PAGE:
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Definition: Norman architecture from Philip's Encyclopedia

Romanesque architectural style of the Normans in England, N France, and S Italy. Characteristic buildings include the cathedrals at St Étienne and Caen in France, and Durham in England. The style features massive proportions, square towers, round arches, and little decoration.

Summary Article: Norman architecture
From The Hutchinson Unabridged Encyclopedia with Atlas and Weather Guide

Style of architecture used in England in the 11th and 12th centuries, also known as Romanesque. Norman buildings are massive, with round arches (although trefoil arches are sometimes used for small openings). Buttresses are of slight projection, and vaults are barrel-roofed. Examples in England include the Keep of the Tower of London and parts of the cathedrals of Chichester, Gloucester, and Ely.

For architecture in Britain before this period, see Roman architecture: Britain and Anglo-Saxon architecture.

Pre-conquest Romanesque After a lull in church-building during the 8th and 9th centuries, (mainly due to Danish invasions), it recommenced early in the 10th century, and between that date and the Norman conquest of England in 1066 a number of churches were erected. They used to be called Saxon, but because they represent only a cruder form of Continental Romanesque, they are now generally classified as Pre-Conquest Romanesque, whereas those built after 1066 are Post-Conquest Romanesque.

Nothing remains today of Pre-Conquest domestic architecture, and the following are the chief surviving Pre-Conquest Romanesque churches:

10th century: Deerhurst (Gloucestershire); Bradford-on-Avon (Wiltshire); Wing (Buckinghamshire); Worth (Sussex); Earl's Barton (Northamptonshire); Barton-on-Humber (Leicestershire); St Bene't, Cambridge; Wittering (Northamptonshire); and Breamore (Hampshire). St Mary-in-Castro, Dover, may be of either the 10th or the 11th century.

11th century: Bosham (Sussex); Sompting (Sussex); the foundations of Elmham Cathedral (Norfolk), and of St Augustine's Abbey (Canterbury), also possibly the timber church at Greenstead (near Ongar in Essex). The first abbey church at Westminster was begun around 1050 and dedicated in 1065.

Post-conquest Romanesque Surviving buildings of the Post-Conquest Romanesque or Norman period (1066–c. 1200), consist almost entirely of churches and castles. The feudal lords lived in castles or manors surrounded by moats, the peasantry in shacks of wood, or of wattle-and-daub, which perished long ago. The so-called ‘Jews' Houses’ at Lincoln, built of stone, are among the few remaining examples of domestic architecture.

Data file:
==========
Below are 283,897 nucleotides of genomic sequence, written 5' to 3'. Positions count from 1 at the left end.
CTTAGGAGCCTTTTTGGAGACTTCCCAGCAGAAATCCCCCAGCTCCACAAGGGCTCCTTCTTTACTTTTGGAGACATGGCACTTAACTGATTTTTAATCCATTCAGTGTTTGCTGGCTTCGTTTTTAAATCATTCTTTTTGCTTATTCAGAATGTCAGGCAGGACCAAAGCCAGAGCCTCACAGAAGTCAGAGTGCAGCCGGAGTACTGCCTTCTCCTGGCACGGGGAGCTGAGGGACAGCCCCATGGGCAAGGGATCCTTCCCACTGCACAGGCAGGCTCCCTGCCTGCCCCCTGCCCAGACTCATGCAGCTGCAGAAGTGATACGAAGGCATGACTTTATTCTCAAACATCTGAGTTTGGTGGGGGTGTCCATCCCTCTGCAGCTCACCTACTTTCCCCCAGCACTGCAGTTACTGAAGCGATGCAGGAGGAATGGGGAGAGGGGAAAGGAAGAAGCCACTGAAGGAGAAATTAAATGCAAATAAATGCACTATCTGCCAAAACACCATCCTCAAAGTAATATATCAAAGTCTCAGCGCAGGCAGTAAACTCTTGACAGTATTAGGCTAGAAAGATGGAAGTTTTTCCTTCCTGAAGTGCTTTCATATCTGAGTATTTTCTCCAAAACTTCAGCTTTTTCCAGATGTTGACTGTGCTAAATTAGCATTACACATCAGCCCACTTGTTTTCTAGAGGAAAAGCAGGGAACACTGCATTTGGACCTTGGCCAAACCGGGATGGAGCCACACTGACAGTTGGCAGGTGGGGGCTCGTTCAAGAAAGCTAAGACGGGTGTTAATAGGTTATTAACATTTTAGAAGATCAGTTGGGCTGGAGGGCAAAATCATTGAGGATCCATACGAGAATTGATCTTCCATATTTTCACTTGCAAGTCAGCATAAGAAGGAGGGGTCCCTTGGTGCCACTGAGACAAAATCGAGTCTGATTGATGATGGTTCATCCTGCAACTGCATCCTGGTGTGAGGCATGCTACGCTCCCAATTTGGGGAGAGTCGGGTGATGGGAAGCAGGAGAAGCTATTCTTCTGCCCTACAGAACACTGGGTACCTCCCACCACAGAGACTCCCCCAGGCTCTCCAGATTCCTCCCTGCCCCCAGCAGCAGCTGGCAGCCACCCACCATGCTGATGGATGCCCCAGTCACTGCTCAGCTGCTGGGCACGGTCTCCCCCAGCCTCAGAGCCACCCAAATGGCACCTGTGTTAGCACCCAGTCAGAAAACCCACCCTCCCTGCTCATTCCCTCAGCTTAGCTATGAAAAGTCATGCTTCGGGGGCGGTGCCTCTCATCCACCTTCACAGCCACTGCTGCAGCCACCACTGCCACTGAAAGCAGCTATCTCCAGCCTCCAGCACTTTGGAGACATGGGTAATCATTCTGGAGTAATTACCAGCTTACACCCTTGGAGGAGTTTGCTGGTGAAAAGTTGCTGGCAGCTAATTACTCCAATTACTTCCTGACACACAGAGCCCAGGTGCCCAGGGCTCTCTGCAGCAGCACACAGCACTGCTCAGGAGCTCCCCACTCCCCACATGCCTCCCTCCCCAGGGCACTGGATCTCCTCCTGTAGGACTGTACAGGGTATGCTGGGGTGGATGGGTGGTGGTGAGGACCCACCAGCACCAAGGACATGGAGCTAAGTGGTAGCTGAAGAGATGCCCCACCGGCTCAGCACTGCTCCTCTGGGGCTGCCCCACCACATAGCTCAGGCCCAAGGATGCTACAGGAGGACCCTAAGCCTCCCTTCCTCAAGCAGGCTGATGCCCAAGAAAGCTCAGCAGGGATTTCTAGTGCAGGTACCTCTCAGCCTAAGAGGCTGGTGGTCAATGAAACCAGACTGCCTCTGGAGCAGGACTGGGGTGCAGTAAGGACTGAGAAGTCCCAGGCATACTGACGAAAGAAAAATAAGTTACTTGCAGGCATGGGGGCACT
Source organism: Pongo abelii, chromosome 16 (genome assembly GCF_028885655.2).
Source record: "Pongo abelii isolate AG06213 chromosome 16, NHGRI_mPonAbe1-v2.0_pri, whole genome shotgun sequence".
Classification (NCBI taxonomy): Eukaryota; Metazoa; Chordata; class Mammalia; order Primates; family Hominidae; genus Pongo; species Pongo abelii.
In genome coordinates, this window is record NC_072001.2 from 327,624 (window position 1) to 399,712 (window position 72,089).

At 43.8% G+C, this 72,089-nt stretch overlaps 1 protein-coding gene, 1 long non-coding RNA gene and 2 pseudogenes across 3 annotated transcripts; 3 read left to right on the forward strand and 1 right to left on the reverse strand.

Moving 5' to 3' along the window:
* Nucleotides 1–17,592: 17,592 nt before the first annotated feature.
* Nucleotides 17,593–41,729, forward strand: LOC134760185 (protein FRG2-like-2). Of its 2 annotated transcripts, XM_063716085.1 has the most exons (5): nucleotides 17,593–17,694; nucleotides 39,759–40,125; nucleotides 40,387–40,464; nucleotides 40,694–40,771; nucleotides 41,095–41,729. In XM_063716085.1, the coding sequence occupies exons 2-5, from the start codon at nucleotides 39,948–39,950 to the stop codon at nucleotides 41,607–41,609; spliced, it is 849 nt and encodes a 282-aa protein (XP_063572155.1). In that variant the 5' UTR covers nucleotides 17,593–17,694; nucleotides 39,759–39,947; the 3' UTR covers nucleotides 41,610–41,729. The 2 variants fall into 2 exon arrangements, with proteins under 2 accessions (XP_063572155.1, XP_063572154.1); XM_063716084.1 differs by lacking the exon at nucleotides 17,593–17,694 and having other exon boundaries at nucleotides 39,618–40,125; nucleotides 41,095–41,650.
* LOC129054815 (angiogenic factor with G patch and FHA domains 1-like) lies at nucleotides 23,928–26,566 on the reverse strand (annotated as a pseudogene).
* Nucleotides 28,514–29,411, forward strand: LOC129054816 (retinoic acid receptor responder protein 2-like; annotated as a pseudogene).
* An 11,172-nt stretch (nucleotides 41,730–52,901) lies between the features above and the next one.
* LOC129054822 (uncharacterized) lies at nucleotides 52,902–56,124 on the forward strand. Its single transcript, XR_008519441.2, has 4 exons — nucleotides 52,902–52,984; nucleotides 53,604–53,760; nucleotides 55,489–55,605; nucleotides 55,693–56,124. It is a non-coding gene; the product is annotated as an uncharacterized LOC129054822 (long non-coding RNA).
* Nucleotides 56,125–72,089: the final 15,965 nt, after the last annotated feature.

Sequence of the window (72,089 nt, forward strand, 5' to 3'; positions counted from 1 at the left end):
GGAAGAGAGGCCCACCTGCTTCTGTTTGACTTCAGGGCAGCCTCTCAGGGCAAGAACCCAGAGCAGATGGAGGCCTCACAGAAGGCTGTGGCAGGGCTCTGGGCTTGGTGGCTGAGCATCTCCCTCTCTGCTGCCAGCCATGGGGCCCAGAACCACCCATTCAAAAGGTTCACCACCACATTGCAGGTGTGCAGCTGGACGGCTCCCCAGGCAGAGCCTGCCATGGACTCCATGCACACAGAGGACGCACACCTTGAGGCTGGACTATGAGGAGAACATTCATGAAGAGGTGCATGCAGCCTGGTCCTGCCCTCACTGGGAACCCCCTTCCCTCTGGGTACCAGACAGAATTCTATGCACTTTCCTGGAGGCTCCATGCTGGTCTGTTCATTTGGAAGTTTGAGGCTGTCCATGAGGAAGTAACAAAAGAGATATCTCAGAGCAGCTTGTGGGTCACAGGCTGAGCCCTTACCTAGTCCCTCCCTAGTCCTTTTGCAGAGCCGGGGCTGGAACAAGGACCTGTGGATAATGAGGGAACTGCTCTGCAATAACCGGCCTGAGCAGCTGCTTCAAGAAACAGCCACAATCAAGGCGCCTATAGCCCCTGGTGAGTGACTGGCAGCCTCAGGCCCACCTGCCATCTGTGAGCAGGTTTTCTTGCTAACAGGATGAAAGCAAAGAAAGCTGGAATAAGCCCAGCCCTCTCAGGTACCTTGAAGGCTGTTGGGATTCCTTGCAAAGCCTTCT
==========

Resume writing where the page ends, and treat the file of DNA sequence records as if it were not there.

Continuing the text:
Of the various types of castle found in England, the chief examples are:

(1) Motte: Thetford in Norfolk; (2) Shell-keep: Arundel, Carisbrooke, Clifford, Exeter, Ludlow, Peak; (3) Rectangular keep: London (‘the Tower’), Castle Rising, Dover, Hedingham, Middleham, Newcastle upon Tyne, Norwich, Portchester, Rochester, Scarborough; (4) Twelve-sided keep: Orford in Suffolk; (5) Round keep: Conisborough, Pembroke and Windsor (but the so-called ‘Round Tower’ at Windsor was considerably raised in height during the 19th century).

Post-Conquest Romanesque may be seen in the following cathedrals:

Chichester, Durham, Ely, Exeter, Gloucester, Hereford, Norwich, Oxford, Peterborough, St Albans, Winchester; in Tewkesbury and Waltham Abbeys; and in parish churches at Adel (Yorkshire), Barfreston (Kent), Iffley (Oxfordshire), Kilpeck (Herefordshire), Melbourne (Derbyshire), St Peter (at Northampton), Stewkley (Buckinghamshire); also in the Chapel of St John in the Tower of London. In England, as elsewhere, round arches were invariably used throughout the Romanesque period.

For later English architecture, see English architecture and Gothic architecture: England.


Carisbrooke Castle


changing castles

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